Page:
Lymphedema

What is Lymphedema

Lymphedema of the upper extremity often occurs after the removal or damage of multiple lymph nodes as part of cancer (including breast cancer) treatment. When your lymphatic system is blocked, lymph fluid cannot drain and instead builds up, causing swelling. While there is no cure for lymphedema, it can be managed with a combination of topical, homeopathic gels and pressure point massage.

Lymphedema Symptoms

Symptoms of lymphedema include:

  • Swelling of extremities, including arms, legs, fingers or toes
  • • A physical feeling of heaviness or tightness
  • • Reduced range of physical motion
  • • Aches
  • • Recurring infections
  • • Hardening of the skin (fibrosis)

Symptoms of lymphedema may not appear until months or even years after cancer treatment.

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Lymphedema Therapy

Antioxidants and oral and topical anti-inflammatories can help prevent the formation of lymphedema in the axilla at the post-operative site.

Prior to surgery to remove lymph nodes, six to eight pellets of the homeopathic Arnica montana should be taken every six hours prior to surgery and for 36 hours after surgery. As soon as the wounds close, the surgical site can be gently massaged with Arnica montana gel to decrease swelling and subsequent fibrosis. It is also helpful to massage with ozonated oil mixed with two to four drops of lavender essential oil.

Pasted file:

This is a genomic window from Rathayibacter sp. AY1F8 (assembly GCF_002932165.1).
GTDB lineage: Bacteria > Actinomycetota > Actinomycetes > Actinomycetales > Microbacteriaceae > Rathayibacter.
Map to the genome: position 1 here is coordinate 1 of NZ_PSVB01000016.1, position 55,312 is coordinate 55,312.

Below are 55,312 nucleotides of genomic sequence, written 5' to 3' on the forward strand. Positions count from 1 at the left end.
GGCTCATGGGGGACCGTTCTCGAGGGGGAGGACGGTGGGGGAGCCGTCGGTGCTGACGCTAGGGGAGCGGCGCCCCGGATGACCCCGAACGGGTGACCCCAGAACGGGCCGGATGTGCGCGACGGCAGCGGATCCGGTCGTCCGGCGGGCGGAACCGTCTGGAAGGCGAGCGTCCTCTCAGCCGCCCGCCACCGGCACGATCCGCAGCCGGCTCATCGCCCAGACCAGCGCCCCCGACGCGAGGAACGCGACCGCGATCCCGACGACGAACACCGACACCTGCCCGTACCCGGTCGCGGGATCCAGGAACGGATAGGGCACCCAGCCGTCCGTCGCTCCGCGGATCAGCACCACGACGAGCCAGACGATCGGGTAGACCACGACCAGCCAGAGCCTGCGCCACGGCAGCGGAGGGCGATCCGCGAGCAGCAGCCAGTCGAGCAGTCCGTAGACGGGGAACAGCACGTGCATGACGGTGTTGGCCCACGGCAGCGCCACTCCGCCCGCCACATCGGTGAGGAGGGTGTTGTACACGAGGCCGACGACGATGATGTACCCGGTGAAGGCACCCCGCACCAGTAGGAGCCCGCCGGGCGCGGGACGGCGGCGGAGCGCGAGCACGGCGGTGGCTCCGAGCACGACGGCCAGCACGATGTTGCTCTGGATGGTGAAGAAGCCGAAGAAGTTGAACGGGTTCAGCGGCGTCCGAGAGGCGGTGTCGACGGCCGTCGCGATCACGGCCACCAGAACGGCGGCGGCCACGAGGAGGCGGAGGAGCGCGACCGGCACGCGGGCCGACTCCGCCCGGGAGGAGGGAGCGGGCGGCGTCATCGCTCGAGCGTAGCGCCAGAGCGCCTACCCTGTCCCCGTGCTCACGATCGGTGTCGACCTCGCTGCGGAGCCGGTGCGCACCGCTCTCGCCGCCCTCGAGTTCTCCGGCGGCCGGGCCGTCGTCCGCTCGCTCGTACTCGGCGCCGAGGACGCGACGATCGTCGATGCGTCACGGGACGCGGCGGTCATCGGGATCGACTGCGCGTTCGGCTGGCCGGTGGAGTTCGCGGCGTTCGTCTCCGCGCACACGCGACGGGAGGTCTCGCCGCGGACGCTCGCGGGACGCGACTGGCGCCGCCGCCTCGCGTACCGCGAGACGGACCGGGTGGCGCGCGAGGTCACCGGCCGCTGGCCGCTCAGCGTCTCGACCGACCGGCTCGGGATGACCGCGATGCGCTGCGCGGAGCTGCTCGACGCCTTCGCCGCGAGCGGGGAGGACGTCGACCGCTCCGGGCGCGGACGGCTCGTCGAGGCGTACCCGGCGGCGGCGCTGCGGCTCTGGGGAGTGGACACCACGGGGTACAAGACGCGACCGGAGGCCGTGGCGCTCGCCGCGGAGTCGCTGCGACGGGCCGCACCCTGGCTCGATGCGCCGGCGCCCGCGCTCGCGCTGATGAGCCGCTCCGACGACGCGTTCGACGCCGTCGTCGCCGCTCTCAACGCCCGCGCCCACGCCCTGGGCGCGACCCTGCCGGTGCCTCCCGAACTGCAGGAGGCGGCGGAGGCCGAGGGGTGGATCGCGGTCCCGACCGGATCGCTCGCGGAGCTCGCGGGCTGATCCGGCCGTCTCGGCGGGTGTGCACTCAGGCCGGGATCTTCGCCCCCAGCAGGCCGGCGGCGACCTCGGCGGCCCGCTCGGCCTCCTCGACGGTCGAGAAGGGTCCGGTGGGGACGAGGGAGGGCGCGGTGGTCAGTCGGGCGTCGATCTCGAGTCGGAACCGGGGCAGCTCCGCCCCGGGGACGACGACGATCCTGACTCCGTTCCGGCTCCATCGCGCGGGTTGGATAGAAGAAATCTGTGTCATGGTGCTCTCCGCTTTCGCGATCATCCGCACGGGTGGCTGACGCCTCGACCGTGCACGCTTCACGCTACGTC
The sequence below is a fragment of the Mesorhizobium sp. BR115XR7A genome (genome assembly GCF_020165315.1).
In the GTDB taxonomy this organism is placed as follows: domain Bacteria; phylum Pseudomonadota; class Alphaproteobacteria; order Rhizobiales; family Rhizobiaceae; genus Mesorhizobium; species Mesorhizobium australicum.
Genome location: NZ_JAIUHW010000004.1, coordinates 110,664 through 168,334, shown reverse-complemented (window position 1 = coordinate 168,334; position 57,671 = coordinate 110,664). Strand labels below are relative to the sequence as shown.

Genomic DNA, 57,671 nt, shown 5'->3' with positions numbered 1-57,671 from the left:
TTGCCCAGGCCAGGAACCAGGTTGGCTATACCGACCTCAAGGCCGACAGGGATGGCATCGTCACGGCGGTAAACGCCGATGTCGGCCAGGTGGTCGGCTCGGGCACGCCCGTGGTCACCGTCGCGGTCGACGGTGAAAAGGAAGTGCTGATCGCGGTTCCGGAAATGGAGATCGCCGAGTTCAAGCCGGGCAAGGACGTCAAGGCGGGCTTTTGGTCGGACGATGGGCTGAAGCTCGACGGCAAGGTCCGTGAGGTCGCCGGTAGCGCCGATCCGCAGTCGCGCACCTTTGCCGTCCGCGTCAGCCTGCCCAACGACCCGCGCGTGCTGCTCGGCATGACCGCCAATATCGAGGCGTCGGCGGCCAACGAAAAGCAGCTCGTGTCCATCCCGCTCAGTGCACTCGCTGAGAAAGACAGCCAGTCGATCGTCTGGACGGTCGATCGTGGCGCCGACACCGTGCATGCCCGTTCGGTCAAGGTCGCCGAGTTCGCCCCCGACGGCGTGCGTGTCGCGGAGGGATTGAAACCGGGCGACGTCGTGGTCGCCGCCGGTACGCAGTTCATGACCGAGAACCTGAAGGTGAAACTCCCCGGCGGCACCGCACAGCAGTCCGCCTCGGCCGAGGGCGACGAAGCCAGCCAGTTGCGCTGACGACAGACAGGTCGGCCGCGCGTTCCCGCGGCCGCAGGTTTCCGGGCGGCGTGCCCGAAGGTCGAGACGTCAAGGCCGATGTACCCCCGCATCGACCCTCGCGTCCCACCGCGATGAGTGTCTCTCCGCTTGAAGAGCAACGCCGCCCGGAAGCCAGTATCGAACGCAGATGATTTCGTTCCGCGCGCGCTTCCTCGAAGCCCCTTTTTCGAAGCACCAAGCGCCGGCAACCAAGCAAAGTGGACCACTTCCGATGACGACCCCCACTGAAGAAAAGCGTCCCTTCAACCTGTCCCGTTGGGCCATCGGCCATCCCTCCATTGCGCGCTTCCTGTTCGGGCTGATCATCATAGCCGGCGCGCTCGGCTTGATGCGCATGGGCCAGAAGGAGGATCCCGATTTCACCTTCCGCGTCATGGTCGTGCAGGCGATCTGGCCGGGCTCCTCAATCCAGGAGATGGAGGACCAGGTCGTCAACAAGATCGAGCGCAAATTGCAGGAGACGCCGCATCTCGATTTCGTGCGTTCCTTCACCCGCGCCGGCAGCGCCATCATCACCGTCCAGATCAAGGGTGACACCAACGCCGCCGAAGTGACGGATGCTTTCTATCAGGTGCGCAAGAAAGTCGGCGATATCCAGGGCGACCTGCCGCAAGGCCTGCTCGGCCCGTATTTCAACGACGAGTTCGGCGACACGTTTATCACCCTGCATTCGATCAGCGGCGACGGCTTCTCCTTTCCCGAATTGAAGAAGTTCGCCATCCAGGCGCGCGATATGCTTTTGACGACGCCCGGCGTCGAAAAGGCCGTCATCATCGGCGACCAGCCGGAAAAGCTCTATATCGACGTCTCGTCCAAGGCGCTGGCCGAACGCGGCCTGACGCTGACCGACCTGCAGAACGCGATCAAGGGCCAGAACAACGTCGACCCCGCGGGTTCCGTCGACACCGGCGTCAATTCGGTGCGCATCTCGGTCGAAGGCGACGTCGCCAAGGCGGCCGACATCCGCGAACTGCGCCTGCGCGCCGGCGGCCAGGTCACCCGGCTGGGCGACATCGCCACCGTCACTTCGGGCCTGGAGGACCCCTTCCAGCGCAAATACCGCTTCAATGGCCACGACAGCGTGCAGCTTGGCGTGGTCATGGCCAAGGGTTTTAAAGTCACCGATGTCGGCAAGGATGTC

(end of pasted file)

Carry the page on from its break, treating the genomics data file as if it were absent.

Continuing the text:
After edema (swelling) has disappeared and sutures are removed, we recommend gently massaging the axilla with DMSO (dimethyl sulfoxide) and aloe extract, as well as ultrasound treatments if available. Serrapeptase and vitamin E can also be taken orally to reduce fibrosis. High doses of serrapeptase in combination with DMSO with aloe and copper spraying can help if fibrosis has occurred. Additionally, the topical verapamil may be gently massaged into the operative and surrounding area once it has dried.

Numerous physical exercises, including those in Dr. Madeline Chatlain’s manual Upper Extremity Lymphedema Treatment Phase Exercises, can also help manage lymphedema.

Lymphatic drainage, also known as lymphatic massage or manual lymph drainage, is a type of massage therapy that helps to clear the proximal lymphatic channels of accumulated fluid with local pressure pointing and massage. Gentle exercises and pressured sleeves may be used as well. Elevation of the involved extremity during rest periods and sleeping can also help with drainage.

Lower extremity lymphedema drainage can be enhanced with trampoline jumping while a Power Plate can assist with upper extremity drainage. Other measures for managing lymphedema include lymphatic brushing with a sea sponge (which is softer than a Luffa sponge) or a soft-bristled brush. Before brushing, channels close to the heart should be cleared with pressing pressure points and by massaging the sides and back of the neck.

We also encourage a diet which limits the high load of fat from entering the lymphatics and causing increased viscosity of the lymph.

For more information about lymphedema contact the Houston Wellness Clinic today.

Learn more about how the Houston Wellness Clinic manages Lymphedema.

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